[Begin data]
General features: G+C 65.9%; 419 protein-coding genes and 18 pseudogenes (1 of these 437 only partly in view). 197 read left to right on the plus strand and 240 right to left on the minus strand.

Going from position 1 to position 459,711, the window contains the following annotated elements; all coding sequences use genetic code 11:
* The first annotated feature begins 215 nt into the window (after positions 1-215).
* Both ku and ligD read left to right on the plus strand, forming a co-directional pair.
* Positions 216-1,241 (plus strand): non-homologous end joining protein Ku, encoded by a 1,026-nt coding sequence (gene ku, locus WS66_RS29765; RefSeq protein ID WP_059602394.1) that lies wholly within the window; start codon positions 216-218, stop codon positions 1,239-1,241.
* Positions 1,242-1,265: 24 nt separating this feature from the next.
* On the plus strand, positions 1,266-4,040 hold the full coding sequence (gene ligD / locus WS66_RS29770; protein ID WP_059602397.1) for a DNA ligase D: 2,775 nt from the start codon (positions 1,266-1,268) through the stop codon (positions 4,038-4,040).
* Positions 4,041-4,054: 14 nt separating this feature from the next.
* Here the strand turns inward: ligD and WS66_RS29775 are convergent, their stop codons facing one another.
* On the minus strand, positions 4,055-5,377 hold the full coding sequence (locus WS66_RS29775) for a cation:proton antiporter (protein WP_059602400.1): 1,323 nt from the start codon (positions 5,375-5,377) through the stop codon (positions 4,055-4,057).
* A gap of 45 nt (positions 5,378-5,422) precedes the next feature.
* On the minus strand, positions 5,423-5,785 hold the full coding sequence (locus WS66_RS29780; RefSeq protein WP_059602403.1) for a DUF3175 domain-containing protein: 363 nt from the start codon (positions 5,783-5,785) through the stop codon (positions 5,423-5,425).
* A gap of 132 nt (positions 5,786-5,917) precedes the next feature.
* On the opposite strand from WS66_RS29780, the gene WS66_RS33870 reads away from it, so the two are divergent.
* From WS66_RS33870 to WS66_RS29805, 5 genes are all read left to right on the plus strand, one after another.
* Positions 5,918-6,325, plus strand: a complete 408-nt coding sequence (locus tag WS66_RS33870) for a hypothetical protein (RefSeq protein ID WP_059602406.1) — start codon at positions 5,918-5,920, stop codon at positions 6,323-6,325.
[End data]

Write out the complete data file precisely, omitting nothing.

General features: G+C 65.9%; 419 protein-coding genes and 18 pseudogenes (1 of these 437 only partly in view). 197 read left to right on the plus strand and 240 right to left on the minus strand.

Going from position 1 to position 459,711, the window contains the following annotated elements; all coding sequences use genetic code 11:
* The first annotated feature begins 215 nt into the window (after positions 1-215).
* Both ku and ligD read left to right on the plus strand, forming a co-directional pair.
* Positions 216-1,241 (plus strand): non-homologous end joining protein Ku, encoded by a 1,026-nt coding sequence (gene ku, locus WS66_RS29765; RefSeq protein ID WP_059602394.1) that lies wholly within the window; start codon positions 216-218, stop codon positions 1,239-1,241.
* Positions 1,242-1,265: 24 nt separating this feature from the next.
* On the plus strand, positions 1,266-4,040 hold the full coding sequence (gene ligD / locus WS66_RS29770; protein ID WP_059602397.1) for a DNA ligase D: 2,775 nt from the start codon (positions 1,266-1,268) through the stop codon (positions 4,038-4,040).
* Positions 4,041-4,054: 14 nt separating this feature from the next.
* Here the strand turns inward: ligD and WS66_RS29775 are convergent, their stop codons facing one another.
* On the minus strand, positions 4,055-5,377 hold the full coding sequence (locus WS66_RS29775) for a cation:proton antiporter (protein WP_059602400.1): 1,323 nt from the start codon (positions 5,375-5,377) through the stop codon (positions 4,055-4,057).
* A gap of 45 nt (positions 5,378-5,422) precedes the next feature.
* On the minus strand, positions 5,423-5,785 hold the full coding sequence (locus WS66_RS29780; RefSeq protein WP_059602403.1) for a DUF3175 domain-containing protein: 363 nt from the start codon (positions 5,783-5,785) through the stop codon (positions 5,423-5,425).
* A gap of 132 nt (positions 5,786-5,917) precedes the next feature.
* On the opposite strand from WS66_RS29780, the gene WS66_RS33870 reads away from it, so the two are divergent.
* From WS66_RS33870 to WS66_RS29805, 5 genes are all read left to right on the plus strand, one after another.
* Positions 5,918-6,325, plus strand: a complete 408-nt coding sequence (locus tag WS66_RS33870) for a hypothetical protein (RefSeq protein ID WP_059602406.1) — start codon at positions 5,918-5,920, stop codon at positions 6,323-6,325.